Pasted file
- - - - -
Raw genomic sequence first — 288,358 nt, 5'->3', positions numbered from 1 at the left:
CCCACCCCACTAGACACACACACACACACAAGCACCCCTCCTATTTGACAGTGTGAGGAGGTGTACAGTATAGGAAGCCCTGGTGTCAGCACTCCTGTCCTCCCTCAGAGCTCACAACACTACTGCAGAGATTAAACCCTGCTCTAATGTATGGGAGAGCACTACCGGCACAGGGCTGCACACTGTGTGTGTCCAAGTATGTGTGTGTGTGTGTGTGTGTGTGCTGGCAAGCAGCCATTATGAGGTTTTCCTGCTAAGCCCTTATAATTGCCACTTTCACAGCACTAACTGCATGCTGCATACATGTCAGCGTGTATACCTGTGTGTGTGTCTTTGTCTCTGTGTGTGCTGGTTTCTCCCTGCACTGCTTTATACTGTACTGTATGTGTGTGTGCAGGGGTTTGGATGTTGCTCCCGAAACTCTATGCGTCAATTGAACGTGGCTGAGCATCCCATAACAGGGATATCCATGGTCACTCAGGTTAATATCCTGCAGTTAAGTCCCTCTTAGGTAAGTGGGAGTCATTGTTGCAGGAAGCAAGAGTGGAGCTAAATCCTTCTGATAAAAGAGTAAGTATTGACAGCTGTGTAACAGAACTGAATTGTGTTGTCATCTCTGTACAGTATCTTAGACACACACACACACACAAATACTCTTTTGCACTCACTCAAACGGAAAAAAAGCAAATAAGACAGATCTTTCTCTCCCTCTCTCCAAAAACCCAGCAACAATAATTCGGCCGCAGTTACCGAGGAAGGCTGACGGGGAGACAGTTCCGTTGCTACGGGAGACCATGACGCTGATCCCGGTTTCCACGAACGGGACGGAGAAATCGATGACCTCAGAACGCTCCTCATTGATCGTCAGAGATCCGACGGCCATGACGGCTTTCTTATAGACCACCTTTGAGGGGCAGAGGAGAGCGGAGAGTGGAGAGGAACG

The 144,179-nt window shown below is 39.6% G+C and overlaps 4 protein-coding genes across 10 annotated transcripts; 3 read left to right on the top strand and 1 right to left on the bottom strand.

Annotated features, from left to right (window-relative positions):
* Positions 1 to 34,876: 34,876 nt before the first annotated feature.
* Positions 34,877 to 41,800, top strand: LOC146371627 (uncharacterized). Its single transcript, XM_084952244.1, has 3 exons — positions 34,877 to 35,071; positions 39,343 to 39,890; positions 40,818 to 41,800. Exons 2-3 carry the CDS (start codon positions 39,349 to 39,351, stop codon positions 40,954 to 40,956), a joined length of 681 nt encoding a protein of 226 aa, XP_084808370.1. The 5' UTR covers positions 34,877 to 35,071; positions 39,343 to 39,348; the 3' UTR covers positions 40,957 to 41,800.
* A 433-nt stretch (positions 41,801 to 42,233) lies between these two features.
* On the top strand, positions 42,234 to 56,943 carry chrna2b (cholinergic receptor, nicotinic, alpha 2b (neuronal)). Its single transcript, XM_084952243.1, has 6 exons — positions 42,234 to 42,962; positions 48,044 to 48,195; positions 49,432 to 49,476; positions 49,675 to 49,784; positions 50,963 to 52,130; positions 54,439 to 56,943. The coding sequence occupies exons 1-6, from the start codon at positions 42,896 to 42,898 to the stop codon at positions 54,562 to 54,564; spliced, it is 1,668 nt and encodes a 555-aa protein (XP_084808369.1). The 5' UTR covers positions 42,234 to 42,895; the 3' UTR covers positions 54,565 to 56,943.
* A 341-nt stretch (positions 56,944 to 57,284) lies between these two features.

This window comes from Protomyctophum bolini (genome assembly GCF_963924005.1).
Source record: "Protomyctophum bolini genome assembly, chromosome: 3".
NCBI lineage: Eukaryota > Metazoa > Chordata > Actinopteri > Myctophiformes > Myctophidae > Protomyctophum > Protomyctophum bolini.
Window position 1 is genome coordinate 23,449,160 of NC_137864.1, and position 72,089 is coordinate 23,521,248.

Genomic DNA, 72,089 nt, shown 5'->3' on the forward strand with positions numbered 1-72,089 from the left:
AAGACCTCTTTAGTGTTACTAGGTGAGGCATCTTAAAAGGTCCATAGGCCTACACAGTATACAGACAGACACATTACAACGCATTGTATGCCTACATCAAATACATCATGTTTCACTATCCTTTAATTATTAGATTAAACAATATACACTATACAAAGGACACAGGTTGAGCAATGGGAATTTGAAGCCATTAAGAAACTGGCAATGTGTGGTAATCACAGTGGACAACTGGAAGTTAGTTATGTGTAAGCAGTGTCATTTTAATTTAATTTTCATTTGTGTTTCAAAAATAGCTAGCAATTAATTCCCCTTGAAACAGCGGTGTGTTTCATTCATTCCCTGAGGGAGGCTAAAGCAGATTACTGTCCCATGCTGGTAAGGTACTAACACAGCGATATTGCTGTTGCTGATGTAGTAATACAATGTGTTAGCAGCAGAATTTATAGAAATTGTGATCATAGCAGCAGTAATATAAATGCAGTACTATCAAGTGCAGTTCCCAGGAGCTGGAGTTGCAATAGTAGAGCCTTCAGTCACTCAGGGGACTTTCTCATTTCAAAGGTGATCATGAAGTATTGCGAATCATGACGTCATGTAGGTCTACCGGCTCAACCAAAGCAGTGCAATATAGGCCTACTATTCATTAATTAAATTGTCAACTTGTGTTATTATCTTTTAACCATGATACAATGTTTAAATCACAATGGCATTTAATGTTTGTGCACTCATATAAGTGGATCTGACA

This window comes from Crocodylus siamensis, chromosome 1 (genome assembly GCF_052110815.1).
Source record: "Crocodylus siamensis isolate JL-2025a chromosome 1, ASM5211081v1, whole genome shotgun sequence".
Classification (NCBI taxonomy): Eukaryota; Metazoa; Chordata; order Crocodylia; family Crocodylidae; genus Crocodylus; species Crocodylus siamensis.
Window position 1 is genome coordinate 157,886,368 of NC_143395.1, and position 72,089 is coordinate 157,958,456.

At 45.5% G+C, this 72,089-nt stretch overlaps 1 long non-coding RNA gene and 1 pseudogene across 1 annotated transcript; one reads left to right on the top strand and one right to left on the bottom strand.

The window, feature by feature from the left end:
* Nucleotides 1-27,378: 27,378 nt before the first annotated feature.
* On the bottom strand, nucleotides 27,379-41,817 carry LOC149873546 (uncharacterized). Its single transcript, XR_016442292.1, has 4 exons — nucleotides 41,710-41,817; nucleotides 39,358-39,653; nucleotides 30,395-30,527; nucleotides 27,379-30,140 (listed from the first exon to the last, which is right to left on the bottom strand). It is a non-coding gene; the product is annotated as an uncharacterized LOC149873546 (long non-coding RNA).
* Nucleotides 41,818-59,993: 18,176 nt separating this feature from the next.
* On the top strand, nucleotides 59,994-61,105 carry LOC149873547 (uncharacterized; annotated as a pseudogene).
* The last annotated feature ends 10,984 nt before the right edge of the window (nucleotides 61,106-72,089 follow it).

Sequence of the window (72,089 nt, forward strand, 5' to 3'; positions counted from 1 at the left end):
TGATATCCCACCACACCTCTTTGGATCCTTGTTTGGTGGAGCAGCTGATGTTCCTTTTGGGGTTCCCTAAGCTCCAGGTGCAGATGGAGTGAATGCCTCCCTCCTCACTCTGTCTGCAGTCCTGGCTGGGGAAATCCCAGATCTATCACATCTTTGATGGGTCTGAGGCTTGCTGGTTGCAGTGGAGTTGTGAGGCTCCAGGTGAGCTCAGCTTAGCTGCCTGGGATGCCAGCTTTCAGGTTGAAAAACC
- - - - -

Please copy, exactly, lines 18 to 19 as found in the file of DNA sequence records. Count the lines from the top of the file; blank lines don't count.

Classification (NCBI taxonomy): Eukaryota; Metazoa; Chordata; order Crocodylia; family Crocodylidae; genus Crocodylus; species Crocodylus siamensis.
Window position 1 is genome coordinate 157,886,368 of NC_143395.1, and position 72,089 is coordinate 157,958,456.